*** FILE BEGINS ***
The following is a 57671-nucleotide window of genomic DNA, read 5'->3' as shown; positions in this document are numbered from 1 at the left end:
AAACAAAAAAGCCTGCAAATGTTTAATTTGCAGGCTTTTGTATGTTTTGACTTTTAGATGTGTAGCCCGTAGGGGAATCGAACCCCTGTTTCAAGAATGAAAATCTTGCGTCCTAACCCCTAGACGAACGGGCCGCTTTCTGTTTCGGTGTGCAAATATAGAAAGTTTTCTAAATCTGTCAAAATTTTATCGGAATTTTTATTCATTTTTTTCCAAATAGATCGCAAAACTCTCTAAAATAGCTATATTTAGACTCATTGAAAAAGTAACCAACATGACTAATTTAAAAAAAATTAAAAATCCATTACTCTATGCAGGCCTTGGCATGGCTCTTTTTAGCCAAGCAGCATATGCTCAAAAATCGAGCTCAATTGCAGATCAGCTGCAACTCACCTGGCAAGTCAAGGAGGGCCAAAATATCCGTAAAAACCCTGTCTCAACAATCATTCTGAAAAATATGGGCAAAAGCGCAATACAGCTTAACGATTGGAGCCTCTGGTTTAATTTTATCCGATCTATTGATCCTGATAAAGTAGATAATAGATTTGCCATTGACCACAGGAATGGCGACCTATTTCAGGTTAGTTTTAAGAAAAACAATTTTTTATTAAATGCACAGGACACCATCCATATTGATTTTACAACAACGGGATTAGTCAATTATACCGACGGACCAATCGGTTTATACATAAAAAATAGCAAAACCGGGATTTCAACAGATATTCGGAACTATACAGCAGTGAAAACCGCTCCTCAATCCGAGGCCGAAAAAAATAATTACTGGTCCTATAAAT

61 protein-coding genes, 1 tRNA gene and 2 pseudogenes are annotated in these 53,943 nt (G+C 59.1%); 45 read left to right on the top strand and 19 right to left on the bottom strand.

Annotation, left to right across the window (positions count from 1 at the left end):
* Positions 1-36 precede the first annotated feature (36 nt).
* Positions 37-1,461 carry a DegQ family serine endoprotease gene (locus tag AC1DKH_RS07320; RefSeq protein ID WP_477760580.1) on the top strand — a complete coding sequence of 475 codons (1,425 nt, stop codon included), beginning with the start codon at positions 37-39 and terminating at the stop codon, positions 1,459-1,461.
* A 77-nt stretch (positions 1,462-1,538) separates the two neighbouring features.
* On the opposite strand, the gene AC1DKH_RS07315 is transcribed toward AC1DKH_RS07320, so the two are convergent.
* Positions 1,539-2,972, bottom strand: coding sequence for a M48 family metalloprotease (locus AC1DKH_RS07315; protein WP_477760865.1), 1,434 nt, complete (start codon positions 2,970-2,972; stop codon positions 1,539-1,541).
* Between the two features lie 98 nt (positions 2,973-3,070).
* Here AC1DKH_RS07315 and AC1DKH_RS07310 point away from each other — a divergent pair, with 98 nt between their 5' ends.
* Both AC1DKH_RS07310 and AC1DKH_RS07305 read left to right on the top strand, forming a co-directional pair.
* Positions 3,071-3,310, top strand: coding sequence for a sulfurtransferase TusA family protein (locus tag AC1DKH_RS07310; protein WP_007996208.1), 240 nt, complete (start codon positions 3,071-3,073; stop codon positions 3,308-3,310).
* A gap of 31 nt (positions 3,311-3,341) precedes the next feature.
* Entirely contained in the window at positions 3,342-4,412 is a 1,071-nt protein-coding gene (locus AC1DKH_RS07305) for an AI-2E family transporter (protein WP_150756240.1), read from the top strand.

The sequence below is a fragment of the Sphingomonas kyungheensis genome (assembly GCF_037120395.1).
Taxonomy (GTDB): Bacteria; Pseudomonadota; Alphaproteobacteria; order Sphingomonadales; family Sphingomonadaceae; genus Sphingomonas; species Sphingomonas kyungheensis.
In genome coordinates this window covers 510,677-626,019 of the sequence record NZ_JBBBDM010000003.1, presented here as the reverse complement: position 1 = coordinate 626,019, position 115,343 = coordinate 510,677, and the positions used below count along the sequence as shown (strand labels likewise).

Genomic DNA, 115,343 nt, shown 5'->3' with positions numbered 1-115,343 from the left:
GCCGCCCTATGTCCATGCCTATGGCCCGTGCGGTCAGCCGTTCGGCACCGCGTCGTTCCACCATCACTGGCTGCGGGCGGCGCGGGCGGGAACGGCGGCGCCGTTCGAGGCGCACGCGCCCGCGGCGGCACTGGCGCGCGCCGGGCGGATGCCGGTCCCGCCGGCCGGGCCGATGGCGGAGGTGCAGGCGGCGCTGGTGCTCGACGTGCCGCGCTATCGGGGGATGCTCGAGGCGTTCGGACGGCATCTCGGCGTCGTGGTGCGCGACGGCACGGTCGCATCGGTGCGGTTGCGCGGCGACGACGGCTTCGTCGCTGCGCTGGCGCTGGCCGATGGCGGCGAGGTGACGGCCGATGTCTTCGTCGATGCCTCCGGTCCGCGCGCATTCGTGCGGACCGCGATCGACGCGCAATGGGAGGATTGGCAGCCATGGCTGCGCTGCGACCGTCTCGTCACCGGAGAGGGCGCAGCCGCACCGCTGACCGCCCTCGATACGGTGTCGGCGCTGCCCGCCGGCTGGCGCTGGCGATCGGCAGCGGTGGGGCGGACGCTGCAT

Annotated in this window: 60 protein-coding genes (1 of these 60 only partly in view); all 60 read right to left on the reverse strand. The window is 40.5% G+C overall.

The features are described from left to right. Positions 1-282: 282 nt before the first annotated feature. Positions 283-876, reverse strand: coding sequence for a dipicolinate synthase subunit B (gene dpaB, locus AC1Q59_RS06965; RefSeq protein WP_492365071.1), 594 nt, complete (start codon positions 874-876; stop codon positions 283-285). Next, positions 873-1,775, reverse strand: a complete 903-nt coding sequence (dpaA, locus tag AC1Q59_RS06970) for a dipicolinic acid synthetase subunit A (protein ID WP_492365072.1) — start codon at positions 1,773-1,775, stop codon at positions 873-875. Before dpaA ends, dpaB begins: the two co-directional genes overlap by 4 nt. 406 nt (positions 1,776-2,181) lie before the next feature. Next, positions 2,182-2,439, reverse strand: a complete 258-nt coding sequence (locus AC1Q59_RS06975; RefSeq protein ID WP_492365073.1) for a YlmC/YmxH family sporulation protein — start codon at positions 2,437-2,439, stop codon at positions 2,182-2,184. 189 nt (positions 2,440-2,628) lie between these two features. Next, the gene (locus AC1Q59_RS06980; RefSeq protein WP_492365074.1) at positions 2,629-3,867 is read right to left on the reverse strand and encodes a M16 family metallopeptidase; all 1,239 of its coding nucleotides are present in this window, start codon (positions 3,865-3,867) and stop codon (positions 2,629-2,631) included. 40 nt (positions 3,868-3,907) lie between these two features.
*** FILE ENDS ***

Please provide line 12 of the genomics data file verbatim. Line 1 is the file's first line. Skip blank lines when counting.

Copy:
* Both AC1DKH_RS07310 and AC1DKH_RS07305 read left to right on the top strand, forming a co-directional pair.